photo © 2008 Eric Savage | more info (via: Wylio) What a difference a year makes. The 2010 season was filled with roadblocks, but the bullpen in particular was a major weak spot. Aside from Jonathan Papelbon and Daniel Bard, the rest of the pen was league average or worse. Then came the off-season. With the additions of Bobby Jenks, Dan Wheeler, Dennys Reyes and Matt Albers, the new Sox pen is set and much improved from a year ago.
In other words, Paps should once again be a 1-2 WAR pitcher in 2011. He may not be the dominant closer he once was, but he’ll hold his value in what is likely his last season with the team.
There is no question that Bard has the stuff to be a 1-2 WAR bullpen arm once again in 2011. There are still concerns, however, about his splits against lefties and the possibility of a regression in walk rate. Bard looks like the closer in waiting, but Bobby Jenks could have something to say about that with a solid season of his own.
Jenks’s peripherals looked a lot better than his ERA last season. He battled some back issues and given his body-type there is no guarantee that he won’t have similar issues this season. He’s likely to post 1-1.5 WAR in 2011, which is more than fine for a seventh inning guy.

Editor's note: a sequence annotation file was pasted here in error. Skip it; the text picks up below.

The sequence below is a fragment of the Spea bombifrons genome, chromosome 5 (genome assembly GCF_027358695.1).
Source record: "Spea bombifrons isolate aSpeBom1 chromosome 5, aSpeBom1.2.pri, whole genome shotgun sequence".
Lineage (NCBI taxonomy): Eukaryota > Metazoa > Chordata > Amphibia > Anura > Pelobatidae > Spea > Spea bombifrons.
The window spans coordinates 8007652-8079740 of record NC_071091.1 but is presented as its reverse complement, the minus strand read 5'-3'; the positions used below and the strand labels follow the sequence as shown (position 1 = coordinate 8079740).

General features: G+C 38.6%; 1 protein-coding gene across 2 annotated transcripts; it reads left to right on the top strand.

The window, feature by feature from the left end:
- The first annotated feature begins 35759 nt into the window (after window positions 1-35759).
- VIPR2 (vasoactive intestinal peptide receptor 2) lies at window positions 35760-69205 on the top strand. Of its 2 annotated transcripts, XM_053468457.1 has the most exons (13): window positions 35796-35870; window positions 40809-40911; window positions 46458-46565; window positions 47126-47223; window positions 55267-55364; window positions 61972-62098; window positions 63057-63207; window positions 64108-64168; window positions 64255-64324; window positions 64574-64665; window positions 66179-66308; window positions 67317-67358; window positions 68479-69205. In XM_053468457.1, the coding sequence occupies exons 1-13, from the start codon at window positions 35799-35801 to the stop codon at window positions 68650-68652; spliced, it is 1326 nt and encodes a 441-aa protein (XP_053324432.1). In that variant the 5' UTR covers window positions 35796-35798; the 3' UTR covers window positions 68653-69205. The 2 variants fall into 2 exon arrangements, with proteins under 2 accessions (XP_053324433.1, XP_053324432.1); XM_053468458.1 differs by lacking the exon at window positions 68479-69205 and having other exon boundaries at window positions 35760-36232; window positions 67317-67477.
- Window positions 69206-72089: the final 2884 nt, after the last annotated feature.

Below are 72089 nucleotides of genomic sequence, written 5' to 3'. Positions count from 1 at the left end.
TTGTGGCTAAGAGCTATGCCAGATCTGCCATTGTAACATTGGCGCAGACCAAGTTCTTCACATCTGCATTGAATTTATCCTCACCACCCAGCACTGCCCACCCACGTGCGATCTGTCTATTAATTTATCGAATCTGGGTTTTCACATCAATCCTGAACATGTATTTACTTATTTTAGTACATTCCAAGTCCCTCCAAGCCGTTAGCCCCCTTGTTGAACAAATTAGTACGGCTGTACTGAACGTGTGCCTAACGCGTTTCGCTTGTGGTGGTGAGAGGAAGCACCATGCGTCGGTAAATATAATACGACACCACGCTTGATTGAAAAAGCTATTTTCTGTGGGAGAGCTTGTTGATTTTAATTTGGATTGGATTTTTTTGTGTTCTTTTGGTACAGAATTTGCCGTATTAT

For the past three seasons, Wheeler has been about as consistent as any reliever in the majors. He doesn’t issue very many free passes and should post a league average strikeout rate at the very least. Issues with the home run ball and ineffectiveness against lefties should once again limit his value to between 0-0.5 WAR.
Small sample sizes can make it hard to truly judge how legitimate a relievers’ stats are/were. Reyes had 19 innings pitched against lefties in 2010 and he walked 11 batters in those 19 innings, which was a big spike in walks to lefties compared to his career numbers. If he can keep from issuing free passes to lefties, he should be an asset in 2011. Like Wheeler, Reyes’s value may max out at about 0.5 WAR, but that would be an upgrade over most of last season’s bullpen arms.
Albers is not going to be used in too many high leverage situations, so his innings become a valuable asset. If he can take over for a struggling starter and “eat” two or three innings, he’ll help to save the arms of Jenks, Bard and Papelbon for another day. His good ground ball rates could translate to a sub 4.00 ERA with a little help from the defense, but at best we’re looking at 0-0.5 WAR, which is still an upgrade from any “innings eater” (Wakefield aside) the Sox had last year.
Having Reyes and Albers start the season in the big league pen allows some depth to develop at triple-A. Andrew Miller and Rich Hill can work on their mechanics and command/control while Alfredo Aceves can prove that he’s completely back to the pitcher he was before missing most of last season to injury. Having this depth becomes important, as no team goes through a season without replacing pitchers throughout the year.
Any major league team would be happy to have seven above replacement level bullpen arms. The Sox have the potential for that and more heading into the 2011 season.